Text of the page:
Our first stop in Croatia! And instantly blown away before we even set foot in the city! The bus ride along the rocky seaside offered stunning views of the Adriatic sea. A perfect set up for the Wow moment that is Old Town Dubrovnik - the iconic giant cluster of orange roofs jutting out into the sea. King's Landing of Game of Thrones!! The entire bus abuzzed with delight. It was a gorgeous sight to behold! Nevermind that we were stuck in traffic to get to Old Town. And that it was stupid crowded once we walked into Old Town. And that Old Town itself is mostly covered with a network of steep stairs. It was all worth it. Even the annoying travel setbacks that we've encountered during our 5 day stay in Dubrovnik. Experienced bed bugs for the first time and caught an unknown respiratory virus that has been spreading around like wildfire. All at the same hostel. Overall, Old Town really is quite pretty and a joy to explore!
>> Hostel Stay: Will remain anonymous, only because the owners were really nice and hospitable.
>> Recommend: Rampart Walk, Cable Car Ride for panoramic views, Ferry Ride to nearby beautiful Lokrum Island for leisure mini hikes and THE IRON THRONE.

// SPLIT //
Another gorgeous seaside city with an equally gorgeous Old Town. Split is easily covered in just a couple of days, with panoramic views from Saint Domnius Bell Tower as one of the city's main highlights. But the real 'jewels' are actually off the Dalmatian coast. Daytrips via catamaran tours to Hvar, Blue Cave, Green Cave, etc., are totally worth it. Also highly recommend checking out the famed Krka waterfalls, only a couple of hours away via bus.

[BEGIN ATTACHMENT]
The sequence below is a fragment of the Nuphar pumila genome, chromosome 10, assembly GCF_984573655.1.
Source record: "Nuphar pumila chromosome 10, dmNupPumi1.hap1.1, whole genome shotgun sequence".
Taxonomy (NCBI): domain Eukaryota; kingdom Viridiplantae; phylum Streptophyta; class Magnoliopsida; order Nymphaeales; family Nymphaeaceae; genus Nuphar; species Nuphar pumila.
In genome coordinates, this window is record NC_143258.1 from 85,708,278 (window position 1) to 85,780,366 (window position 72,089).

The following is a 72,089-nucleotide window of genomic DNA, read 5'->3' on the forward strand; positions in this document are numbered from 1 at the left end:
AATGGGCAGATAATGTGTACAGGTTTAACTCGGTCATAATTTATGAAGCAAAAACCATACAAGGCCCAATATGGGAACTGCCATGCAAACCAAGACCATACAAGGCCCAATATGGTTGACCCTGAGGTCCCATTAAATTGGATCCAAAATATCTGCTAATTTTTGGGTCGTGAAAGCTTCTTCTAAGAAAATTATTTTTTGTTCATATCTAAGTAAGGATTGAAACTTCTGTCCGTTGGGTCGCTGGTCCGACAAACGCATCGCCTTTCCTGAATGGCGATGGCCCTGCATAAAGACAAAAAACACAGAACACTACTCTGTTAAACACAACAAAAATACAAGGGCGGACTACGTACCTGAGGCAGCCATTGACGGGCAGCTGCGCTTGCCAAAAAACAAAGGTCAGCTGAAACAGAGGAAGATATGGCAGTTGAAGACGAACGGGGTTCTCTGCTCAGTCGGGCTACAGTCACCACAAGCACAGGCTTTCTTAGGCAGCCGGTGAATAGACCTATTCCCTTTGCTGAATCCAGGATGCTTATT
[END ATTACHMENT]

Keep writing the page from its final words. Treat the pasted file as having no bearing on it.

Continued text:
>> Hostel Stay: Tchaikovsky Hostel. $13/night for a 4 bed dorm.
>> Recommend: Day excursions to Hvar island and/or Blue Cave via Catamaran tour packages. Daytrip to Krka Waterfall via bus. Consult hostel to RSVP.

// KORENICA + PLITVICE LAKES //
No trip to Croatia is complete without seeing the grandiose Plitvice Lakes! Easily accessible from Split or Zagreb as daytrips. We, on the other hand, opted to stay in Korenica for conveniency. Korenica is a very small town, but as a base, it's only a 15 minute drive to the lakes. Go early to avoid the crowds! And be prepared to be blown away by the stunning scenery. The surprisingly awesome walking trails through the lakes makes the experience quite enjoyable. But beware, these same trails will be uber crowded if you mis-timed your walk!
>> Hostel Stay: Falling Lakes Hostel. $28/night for a private room.

// ZAGREB //
Ended our Croatian tour in none other than the Capital! I ain't gonna lie, we vegged out hardcore here! Mostly walked around City Centre for a few days until we met up yet another friend of mine from the good ol' Spain days. It was super fun catching up with Bernarda and her boyfriend over late night drinks and finger food. For 5 hours! =D Bernarda happens to be a certified tour guide, so she kindly gave us a tour of her hometown on our next meet up and, wow, I totally see Zagreb in a whole different light now! Hearing personal stories from the Communist era, sharing tidbits of life in Croatia vs USA, receiving good foodie recs - this is why I love getting the local's POV! Thank you, Bernarda, for everything!!